• Carbon black, which is generally difficult to disperse into the polyester matrix, enhances the melt viscosity of the carbon black-filled polyester composition. Within the typical art extrusion compounding processes for the production of such materials, the compositions tend to be overworked at high shear and temperature conditions, causing the resins to degrade and lose a portion of their valued physical and thermal properties. The high melt viscosity of these carbon black-filled polyester resins further complicates production processes to produce useful shaped articles, such as monofilaments, textile fibers, films, sheets, molded parts, and the like. The shaped articles produced from such carbon black-filled polyester further suffers from deteriorated properties such as physically brittle. See, for example, U.S. Pat. No. 3,969,559; U.S. Pat. No. 4,255,487; U.S. Pat. No. 5,952,099; U.S. Pat. No. 6,037,395; U.S. Pat. No. 6,139,943; U.S. Pat. No. 6,331,586; and U.S. Pat. No. 6,331,586.
  • Carbon black has been incorporated into polyester. See, e.g., JP45023029, JP48056251, JP48056252, JP49087792, JP50037849, JP51029898, JP51029899, JP55066922, JP57041502, JP58030414, JP02043764, JP08026137, and JP59071357. See also, DE10118704; U.S. Pat. No. 3,275,590; U.S. Pat. No. 4,408,004; U.S. Pat. No. 4,476,272; U.S. Pat. No. 4,535,118; U.S. Pat. No. 5,925,710 and U.S. Pat. No. 6,503,586. None of these disclosures were concerned with conductive polyester compositions or utilized the carbon blacks disclosed in the present invention.
  • Deagglomeration of carbon black particles through intensive mixing processes and the use of the obtain carbon black dispersions in polyester is known. For example, GB1000101 discloses using carbon blacks with surface areas (as determined by the nitrogen adsorption method) in the range of 75 to 280 m2/g. See also, U.S. Pat. No. 3,790,653; U.S. Pat. No. 3,830,773; U.S. Pat. No. 3,905,938; U.S. Pat. No. 4,546,036; U.S. Pat. No. 4,603,073 and U.S. Pat. No. 5,143,650. However, use of deagglomeration of highly conductive carbon black fillers have not been disclosed.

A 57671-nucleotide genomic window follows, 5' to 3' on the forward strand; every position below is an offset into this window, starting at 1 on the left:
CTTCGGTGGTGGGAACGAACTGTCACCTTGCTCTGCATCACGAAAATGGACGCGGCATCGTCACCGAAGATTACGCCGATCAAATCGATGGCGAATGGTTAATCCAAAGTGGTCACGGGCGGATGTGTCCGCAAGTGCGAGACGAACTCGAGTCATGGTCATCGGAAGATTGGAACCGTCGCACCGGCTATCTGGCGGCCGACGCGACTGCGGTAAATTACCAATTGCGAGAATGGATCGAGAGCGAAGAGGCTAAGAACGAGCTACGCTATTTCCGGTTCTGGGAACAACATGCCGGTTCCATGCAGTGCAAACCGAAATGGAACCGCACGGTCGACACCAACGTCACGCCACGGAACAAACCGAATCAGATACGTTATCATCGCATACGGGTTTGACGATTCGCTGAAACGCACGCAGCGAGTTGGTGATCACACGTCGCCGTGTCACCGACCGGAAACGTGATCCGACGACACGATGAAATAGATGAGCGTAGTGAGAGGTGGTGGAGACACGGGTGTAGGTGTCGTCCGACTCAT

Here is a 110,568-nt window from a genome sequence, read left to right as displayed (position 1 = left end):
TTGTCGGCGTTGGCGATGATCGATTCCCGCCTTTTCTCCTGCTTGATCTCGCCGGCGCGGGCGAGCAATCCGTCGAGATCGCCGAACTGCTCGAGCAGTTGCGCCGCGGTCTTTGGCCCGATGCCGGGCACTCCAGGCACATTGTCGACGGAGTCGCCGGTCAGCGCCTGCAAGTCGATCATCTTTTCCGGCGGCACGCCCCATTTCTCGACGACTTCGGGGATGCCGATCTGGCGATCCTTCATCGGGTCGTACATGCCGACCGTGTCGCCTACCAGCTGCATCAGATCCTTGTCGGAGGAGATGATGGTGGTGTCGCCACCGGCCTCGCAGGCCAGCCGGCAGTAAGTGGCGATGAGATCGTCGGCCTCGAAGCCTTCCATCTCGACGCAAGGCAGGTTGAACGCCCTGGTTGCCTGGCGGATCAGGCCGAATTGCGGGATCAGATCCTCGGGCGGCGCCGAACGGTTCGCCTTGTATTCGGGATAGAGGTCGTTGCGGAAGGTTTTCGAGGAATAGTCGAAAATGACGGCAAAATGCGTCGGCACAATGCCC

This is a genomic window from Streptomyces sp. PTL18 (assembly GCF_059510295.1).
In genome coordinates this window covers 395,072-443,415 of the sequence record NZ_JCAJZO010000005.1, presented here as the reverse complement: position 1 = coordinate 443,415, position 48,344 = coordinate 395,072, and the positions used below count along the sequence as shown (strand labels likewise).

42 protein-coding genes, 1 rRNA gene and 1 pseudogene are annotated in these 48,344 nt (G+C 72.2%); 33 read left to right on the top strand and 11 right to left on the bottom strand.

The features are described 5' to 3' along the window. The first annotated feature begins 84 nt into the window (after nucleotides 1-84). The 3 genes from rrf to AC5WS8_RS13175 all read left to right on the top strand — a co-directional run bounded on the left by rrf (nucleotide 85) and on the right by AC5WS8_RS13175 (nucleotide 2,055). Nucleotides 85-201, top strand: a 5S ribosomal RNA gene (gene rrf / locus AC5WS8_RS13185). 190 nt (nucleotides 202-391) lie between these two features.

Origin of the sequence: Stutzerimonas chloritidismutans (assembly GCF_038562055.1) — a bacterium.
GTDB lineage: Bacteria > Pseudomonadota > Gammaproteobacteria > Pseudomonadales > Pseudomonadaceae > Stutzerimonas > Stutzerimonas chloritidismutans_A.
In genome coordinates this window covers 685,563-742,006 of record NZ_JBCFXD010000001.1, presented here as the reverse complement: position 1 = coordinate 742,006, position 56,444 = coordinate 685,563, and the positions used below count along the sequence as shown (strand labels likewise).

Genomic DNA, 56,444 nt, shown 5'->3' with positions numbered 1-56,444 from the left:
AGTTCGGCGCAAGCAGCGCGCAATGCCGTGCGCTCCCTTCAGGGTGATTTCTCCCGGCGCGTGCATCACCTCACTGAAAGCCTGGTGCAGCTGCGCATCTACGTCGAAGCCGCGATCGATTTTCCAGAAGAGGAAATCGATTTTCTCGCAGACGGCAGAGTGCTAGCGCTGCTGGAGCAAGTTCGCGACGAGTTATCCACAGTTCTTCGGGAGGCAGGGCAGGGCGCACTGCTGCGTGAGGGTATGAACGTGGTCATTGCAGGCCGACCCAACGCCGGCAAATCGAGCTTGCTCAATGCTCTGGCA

• The present invention overcomes these shortcomings of the art and provides a process to produce and the polyester compositions produced thereby which have the desired electrical properties without unduly deteriorating the other valued melt viscosity, processing, and shaped article properties. Said polyester compositions have the lowest carbon black loading levels heretofore seen within the art.
  • BRIEF SUMMARY OF THE INVENTION
  • The invention provides a method comprising contacting a first composition with a second composition under a condition effective to produce a polyester and optionally recovering the polyester wherein the first composition comprises at least one dicarboxylic acid, or at least one oligomer of the acid; the second composition comprises at least one glycol; the first composition, the second composition, or both optionally comprises at least one carbon black and optionally an additive including filler or blend of polymers; the mole ratio of glycol to dicarboxylic acid ranges from about 0.9:1 to about 1.1:1; the carbon black is present in less than 15 weight % of the total weight of the polyester and the carbon black or less than 9 weight % of the total weight of the dicarboxylic acid, glycol, and carbon black; the carbon black has a dibutyl phthalate oil adsorption either greater than 420 cc/100 g, between 220 cc/100 g and 420 cc/100 g, between 150 cc/100 g and 210 cc/100 g, or combinations of two or more thereof wherein the dibutyl phthalate oil adsorption is determined by ASTM D2414-93; and the carbon black optionally has a nitrogen adsorption surface area by ASTM D 3037-81 greater than 700 m2/g.
  • DETAILED DESCRIPTION OF THE INVENTION
  • The conductive carbon black fillers is defined by their structure, as defined by dibutyl phthlate, (DBP), absorption. Dibutyl phthalate absorption is measured according to ASTM Method Number D2414-93. High structure carbon blacks typically also have high surface areas. The surface areas of carbon blacks may be measured by ASTM Method Number D3037-81. This method measures the nitrogen adsorption, (BET), of the carbon black.
  • The invention includes processes to produce polyester compositions with the desired properties, such as electrical properties, which incorporate equal to or less than about 4.5 weight percent of carbon blacks having a DBP greater than about 420 cc/100 g, the products produced thereby, and shaped articles formed from said products. The polyester compositions incorporate from about 0.5 to about 4, or 1 to 3.5, weight % of carbon blacks having a DBP greater than about 420 cc/100 g.
  • The polyesters have repeat units derived from a dicarboxylic acid, a glycol, and, optionally, a polyfunctional branching agent component.